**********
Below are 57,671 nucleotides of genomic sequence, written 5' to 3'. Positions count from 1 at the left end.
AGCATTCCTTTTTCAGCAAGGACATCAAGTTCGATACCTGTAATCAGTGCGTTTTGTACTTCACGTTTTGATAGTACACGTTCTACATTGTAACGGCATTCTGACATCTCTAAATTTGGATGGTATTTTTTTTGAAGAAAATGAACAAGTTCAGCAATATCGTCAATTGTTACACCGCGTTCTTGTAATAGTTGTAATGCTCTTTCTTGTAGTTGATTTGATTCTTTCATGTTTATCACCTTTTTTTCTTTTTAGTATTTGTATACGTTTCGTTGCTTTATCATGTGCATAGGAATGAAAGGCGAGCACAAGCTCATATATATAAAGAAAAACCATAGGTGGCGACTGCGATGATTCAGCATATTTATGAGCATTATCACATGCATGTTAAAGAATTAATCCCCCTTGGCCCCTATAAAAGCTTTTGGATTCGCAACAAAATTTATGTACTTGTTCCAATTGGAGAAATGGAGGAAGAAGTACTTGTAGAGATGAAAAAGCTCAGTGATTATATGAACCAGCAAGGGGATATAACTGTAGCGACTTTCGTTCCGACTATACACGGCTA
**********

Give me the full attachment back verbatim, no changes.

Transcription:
Below are 57,671 nucleotides of genomic sequence, written 5' to 3'. Positions count from 1 at the left end.
AGCATTCCTTTTTCAGCAAGGACATCAAGTTCGATACCTGTAATCAGTGCGTTTTGTACTTCACGTTTTGATAGTACACGTTCTACATTGTAACGGCATTCTGACATCTCTAAATTTGGATGGTATTTTTTTTGAAGAAAATGAACAAGTTCAGCAATATCGTCAATTGTTACACCGCGTTCTTGTAATAGTTGTAATGCTCTTTCTTGTAGTTGATTTGATTCTTTCATGTTTATCACCTTTTTTTCTTTTTAGTATTTGTATACGTTTCGTTGCTTTATCATGTGCATAGGAATGAAAGGCGAGCACAAGCTCATATATATAAAGAAAAACCATAGGTGGCGACTGCGATGATTCAGCATATTTATGAGCATTATCACATGCATGTTAAAGAATTAATCCCCCTTGGCCCCTATAAAAGCTTTTGGATTCGCAACAAAATTTATGTACTTGTTCCAATTGGAGAAATGGAGGAAGAAGTACTTGTAGAGATGAAAAAGCTCAGTGATTATATGAACCAGCAAGGGGATATAACTGTAGCGACTTTCGTTCCGACTATACACGGCTA